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Replaceable vs. Permanent Spikes – the True Cost

12/8/14 8:15 AM

spare spike ice cleatsIf you’re a safety manager, chances are, reducing winter slips and falls are top of mind right now. There are many considerations when searching for the perfect ice cleat or traction aid – including whether to use replaceable or permanent spikes – so we’re going to try to make that decision as easy as possible for you if you can only choose one.

Replacing spikes in traction footwear is indeed a cost-saving option. It allows you to re-use existing footwear for just a few dollars a pair. The downside?

All replacement spikes will eventually fall out. After all, you can pop them in and out by hand, not screw-in cleats, so a foot that drags on the ground can easily dislodge a loose spike. And this increases the risk of slips and falls on ice and snow.

Often, the employee has no idea that the spike has fallen out. This fosters a false sense of security and it defeats the purpose of providing traction aids to your workforce. If you choose replaceable spikes, it’s important to educate your employees about the potential for damaged or missing spikes and how to replace them.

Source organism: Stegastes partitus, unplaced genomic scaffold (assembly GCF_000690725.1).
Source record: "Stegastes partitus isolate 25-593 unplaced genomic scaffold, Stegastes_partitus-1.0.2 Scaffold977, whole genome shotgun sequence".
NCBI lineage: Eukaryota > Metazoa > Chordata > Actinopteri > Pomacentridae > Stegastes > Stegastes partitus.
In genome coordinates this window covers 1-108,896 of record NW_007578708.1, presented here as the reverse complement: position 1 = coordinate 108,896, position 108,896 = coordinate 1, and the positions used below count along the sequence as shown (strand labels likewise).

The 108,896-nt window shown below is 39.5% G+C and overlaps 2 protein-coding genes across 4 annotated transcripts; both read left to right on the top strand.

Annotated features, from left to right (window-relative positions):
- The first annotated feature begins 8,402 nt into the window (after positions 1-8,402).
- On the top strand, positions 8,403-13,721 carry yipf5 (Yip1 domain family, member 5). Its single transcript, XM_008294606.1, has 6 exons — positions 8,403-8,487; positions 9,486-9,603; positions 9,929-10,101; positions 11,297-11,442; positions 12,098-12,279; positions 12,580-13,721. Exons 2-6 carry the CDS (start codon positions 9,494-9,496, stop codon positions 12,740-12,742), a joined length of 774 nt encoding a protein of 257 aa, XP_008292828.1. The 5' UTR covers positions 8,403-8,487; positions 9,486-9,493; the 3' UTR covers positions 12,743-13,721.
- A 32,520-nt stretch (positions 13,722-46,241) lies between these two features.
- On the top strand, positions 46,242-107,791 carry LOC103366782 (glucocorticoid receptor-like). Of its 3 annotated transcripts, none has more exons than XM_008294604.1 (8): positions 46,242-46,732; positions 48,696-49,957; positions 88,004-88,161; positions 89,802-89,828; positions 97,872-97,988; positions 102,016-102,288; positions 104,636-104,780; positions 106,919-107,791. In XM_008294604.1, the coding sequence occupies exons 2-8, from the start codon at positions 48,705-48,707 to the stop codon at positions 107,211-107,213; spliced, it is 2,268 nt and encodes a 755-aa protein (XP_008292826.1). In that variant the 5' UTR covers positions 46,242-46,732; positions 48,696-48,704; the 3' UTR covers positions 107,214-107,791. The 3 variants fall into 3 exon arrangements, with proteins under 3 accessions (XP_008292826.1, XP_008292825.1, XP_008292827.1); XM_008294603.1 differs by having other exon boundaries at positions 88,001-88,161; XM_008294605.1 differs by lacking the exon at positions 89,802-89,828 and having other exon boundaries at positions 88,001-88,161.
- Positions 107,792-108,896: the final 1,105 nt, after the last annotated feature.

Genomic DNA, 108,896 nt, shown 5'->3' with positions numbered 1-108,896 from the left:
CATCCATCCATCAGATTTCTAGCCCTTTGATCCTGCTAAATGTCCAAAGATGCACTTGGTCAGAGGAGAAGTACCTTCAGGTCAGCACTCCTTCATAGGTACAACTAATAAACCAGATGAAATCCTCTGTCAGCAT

We’ve had managers tell us about instances where replacement spikes fell out and the employee, unaware that the spike was replaceable, threw out the entire pair of cleats. Then, they replaced them with a new pair, doubling the company’s expenditure.

When you use permanent spikes, however, you dramatically increase the likelihood that your employees will be safer.

The spikes are engineered not to fail out in the field. And, in the long run, permanent spikes save you money:

  • They’re durable enough to last two or more winter seasons before needing to be replaced.

  • Employees won’t toss out shoes, as they may with replacement spikes, unaware that they’re fixable.

  • The spikes are where they should be 100% of the time, giving employees peace of mind and reducing winter slips and falls.

If you’re debating the pros and cons of replaceable vs. permanent spikes, it’s certainly a discussion worth having. But be sure you take into account total cost, not just the cost to replace a few spikes. Your safety record will thank you.


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Bill Coyne is the VP of Sales for Winter Walking. He has been helping organizations across a wide variety of business sectors prevent workplace slips and falls in ice and snow for over 14 years. Winter Walking currently helps some of the world’s largest organizations keep their employees both safer and more productive while working outdoors in the winter season. Contact bill@winterwalking.com or visit www.winterwalking.com.

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